by Brad Duncan
While visiting the African countries of Tanzania, Uganda and Kenya in 2000, Ruby Owiny noticed an underlying lack of knowledge among local educators concerning students with disabilities. Through conversations with these teachers and students, Owiny came to realize that students who were not in school or had repeated grades several times might be suffering from disabilities and that their teachers were not equipped with the means or the knowledge of how to accommodate such students.
Owiny wanted to develop a way to help teachers in developing countries learn how to make instruction accessible to all children, and she considered starting an orphanage or a school dedicated to serving these children. As a master’s student in Learning and Behavior Disorders at Asbury in 2003, Owiny found an opportunity to help teachers in Bolivia develop an understanding of how to better meet diverse needs of students thanks to Project REACH (Recognizing and Encouraging All Children’s Hopes) and the Food for the Hungry organization. In 2004, she returned to provide instruction on characteristics of disabilities and strategies for helping students overcome the challenges they face.
“Teachers in the village areas of Bolivia are required by the government to teach a minimum of two years in the poor, rural villages before being assigned to a school in the city,” said Owiny, now a doctoral student in the UK College of Education Department of Special Education and Rehabilitation Counseling. “Because these teachers often resent this requirement, they do not always give their best efforts to their students. When the teacher mentoring program in Bolivia was in its third year, I enrolled at UK and realized the need for further education, not only for knowing better research-based methodologies to include in our trainings, but also for credibility with foreign governments and their teachers.”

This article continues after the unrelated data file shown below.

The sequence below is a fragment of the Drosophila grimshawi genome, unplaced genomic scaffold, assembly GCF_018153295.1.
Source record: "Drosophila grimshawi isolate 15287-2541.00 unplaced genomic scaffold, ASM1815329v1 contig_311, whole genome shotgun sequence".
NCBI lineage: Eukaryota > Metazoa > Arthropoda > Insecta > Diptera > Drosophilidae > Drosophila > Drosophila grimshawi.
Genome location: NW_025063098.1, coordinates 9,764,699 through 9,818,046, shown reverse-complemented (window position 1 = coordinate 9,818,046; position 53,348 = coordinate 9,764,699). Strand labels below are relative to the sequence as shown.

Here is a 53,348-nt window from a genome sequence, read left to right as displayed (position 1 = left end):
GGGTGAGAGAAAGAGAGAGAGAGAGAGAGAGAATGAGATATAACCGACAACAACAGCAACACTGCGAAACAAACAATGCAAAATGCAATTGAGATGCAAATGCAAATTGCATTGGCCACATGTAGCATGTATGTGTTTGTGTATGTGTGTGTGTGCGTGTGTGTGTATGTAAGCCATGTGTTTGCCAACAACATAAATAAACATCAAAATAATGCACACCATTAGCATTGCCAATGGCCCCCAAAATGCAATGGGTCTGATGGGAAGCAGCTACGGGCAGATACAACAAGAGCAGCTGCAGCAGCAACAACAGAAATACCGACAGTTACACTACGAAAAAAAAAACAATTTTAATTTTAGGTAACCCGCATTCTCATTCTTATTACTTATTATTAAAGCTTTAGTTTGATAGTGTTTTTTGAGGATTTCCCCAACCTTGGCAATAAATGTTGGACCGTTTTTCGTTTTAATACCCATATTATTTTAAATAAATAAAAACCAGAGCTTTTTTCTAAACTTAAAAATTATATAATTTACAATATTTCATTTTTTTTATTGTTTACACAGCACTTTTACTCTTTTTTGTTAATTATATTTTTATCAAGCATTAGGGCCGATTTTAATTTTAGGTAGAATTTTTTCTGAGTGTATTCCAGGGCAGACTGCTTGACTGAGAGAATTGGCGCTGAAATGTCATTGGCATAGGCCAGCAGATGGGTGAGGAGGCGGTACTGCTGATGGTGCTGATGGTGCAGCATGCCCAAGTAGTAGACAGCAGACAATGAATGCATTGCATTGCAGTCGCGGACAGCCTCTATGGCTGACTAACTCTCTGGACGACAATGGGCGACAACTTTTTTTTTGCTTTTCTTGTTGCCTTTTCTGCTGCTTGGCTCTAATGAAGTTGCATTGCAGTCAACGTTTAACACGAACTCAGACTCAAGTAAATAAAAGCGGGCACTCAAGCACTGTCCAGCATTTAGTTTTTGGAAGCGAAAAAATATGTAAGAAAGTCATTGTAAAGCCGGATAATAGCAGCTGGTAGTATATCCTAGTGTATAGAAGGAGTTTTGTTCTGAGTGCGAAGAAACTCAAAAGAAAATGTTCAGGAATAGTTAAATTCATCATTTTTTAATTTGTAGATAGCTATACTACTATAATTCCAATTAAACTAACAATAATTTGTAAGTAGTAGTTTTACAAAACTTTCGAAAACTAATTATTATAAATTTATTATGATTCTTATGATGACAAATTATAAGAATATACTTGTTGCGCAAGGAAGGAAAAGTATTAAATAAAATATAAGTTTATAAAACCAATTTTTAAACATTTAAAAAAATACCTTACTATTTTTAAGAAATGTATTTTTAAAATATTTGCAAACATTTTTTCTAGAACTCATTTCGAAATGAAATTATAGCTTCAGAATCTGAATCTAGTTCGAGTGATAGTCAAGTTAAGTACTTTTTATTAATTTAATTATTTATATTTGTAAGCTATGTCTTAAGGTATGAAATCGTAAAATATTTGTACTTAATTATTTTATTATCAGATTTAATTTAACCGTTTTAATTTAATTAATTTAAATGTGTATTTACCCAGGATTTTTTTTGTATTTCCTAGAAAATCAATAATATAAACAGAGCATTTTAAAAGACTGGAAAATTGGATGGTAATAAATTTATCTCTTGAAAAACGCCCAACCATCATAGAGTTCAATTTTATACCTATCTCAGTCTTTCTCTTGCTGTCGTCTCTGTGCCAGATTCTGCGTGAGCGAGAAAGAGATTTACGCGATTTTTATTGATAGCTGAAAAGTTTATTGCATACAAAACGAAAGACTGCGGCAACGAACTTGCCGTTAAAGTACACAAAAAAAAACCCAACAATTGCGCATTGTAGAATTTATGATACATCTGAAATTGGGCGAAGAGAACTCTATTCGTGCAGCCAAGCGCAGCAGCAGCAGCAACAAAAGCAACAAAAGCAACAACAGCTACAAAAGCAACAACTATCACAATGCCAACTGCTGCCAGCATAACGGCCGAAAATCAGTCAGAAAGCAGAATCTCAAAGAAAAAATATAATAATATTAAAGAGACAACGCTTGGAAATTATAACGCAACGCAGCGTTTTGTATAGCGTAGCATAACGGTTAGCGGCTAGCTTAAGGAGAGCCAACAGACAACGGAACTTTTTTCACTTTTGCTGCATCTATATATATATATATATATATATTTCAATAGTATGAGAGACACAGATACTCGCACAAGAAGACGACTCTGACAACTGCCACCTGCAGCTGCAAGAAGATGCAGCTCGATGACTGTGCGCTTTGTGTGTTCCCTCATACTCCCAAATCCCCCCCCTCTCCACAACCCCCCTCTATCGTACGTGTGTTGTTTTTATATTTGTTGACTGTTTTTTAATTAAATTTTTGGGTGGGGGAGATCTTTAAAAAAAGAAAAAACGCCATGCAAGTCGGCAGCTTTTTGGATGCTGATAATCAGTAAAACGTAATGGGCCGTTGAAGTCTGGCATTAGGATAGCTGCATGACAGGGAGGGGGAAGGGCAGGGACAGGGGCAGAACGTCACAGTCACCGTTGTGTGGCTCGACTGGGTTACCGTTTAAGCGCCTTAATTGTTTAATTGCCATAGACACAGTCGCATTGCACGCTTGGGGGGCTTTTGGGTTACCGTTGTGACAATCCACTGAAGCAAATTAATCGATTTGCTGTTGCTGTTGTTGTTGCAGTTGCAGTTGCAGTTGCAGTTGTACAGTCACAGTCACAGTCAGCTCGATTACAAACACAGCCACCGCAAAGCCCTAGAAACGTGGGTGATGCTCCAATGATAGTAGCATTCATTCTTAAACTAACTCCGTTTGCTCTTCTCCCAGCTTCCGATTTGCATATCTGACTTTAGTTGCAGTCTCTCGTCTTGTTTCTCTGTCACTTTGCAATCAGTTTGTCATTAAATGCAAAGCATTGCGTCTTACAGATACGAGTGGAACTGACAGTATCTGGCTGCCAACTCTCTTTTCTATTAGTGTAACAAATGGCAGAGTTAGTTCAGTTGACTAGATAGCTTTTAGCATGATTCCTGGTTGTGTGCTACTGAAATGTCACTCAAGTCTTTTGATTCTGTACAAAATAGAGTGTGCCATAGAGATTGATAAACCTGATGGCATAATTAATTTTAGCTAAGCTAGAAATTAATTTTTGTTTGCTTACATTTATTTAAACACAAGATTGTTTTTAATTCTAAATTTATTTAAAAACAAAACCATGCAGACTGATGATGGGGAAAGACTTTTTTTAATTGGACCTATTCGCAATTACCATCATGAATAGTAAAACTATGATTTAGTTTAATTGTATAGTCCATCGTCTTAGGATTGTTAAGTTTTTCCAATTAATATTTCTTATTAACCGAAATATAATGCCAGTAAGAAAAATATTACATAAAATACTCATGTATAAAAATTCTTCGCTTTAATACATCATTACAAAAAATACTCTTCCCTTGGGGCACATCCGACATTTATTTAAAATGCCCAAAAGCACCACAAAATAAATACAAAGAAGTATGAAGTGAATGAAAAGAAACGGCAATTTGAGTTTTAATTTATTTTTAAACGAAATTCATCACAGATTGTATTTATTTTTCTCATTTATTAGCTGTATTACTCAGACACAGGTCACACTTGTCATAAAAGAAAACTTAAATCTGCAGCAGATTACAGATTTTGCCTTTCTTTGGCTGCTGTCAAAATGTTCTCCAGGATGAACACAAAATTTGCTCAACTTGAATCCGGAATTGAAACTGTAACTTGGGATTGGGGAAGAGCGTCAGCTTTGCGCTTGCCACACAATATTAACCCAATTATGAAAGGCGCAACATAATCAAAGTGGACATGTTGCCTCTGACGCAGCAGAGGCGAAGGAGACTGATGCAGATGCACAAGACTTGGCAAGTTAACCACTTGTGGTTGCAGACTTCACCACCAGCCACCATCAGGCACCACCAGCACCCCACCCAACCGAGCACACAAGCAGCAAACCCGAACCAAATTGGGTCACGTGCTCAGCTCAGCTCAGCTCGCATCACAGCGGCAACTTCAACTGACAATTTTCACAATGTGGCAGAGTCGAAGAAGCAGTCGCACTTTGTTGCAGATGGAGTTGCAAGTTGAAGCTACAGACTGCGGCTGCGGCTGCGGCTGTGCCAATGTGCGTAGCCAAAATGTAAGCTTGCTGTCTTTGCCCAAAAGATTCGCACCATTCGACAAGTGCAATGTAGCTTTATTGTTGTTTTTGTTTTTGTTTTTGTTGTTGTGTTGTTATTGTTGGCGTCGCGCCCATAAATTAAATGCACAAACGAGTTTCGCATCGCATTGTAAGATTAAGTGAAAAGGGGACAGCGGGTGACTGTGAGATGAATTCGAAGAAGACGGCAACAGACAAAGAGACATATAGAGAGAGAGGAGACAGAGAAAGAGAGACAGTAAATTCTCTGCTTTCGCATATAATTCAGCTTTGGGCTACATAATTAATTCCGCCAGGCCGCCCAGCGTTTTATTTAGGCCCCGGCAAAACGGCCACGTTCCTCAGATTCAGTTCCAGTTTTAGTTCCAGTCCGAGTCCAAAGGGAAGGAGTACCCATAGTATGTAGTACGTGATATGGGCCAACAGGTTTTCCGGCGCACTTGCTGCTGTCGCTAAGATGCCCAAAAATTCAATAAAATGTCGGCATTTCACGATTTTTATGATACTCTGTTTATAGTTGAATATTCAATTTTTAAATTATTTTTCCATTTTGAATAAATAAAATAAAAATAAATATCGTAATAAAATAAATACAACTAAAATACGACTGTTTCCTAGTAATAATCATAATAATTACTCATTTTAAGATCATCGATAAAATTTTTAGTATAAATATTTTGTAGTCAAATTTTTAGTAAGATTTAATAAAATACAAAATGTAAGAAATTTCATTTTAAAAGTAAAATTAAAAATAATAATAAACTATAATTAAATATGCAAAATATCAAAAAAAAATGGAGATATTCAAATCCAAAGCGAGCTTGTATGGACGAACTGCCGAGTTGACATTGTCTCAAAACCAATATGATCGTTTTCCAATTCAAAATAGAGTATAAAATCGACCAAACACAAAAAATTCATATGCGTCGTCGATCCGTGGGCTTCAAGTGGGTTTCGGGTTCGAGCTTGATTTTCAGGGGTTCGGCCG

At UK, Owiny met fellow doctoral student Jeremy Mills, who had traveled to Bolivia several years prior and was interested in returning. Mills, a high school special education teacher in Jessamine County, Ky., joined the core team that also includes Amy Wade, a speech/language pathologist near Dayton, Ohio, and Kristin Knowles, a first- and second-grade teacher in Jessamine County.
“I was blessed with the opportunity to participate in this program,” Mills said, “but I did not fully realize the deep need within the country until our trip this past summer. My heart has grown for the people of Bolivia. The Bolivians we worked with displayed a genuine desire to serve and to learn.”
Owiny also has seen the teachers” understanding and have become empowered to evoke change by using the strategies Owiny and her team teach them. But she also believes that it is important not to duplicate the United States” system of education so that the teachers can find ways to use the information provided to them in culturally sensitive ways.
“When we first went in 2003, teachers were willing to teach only those who could learn easily,” Owiny said. “The teachers have developed more sensitivity to their students who struggle. We have seen progress in the attitudes of the teachers toward their students who have challenges as they’ve seen progress in their students’ achievement.”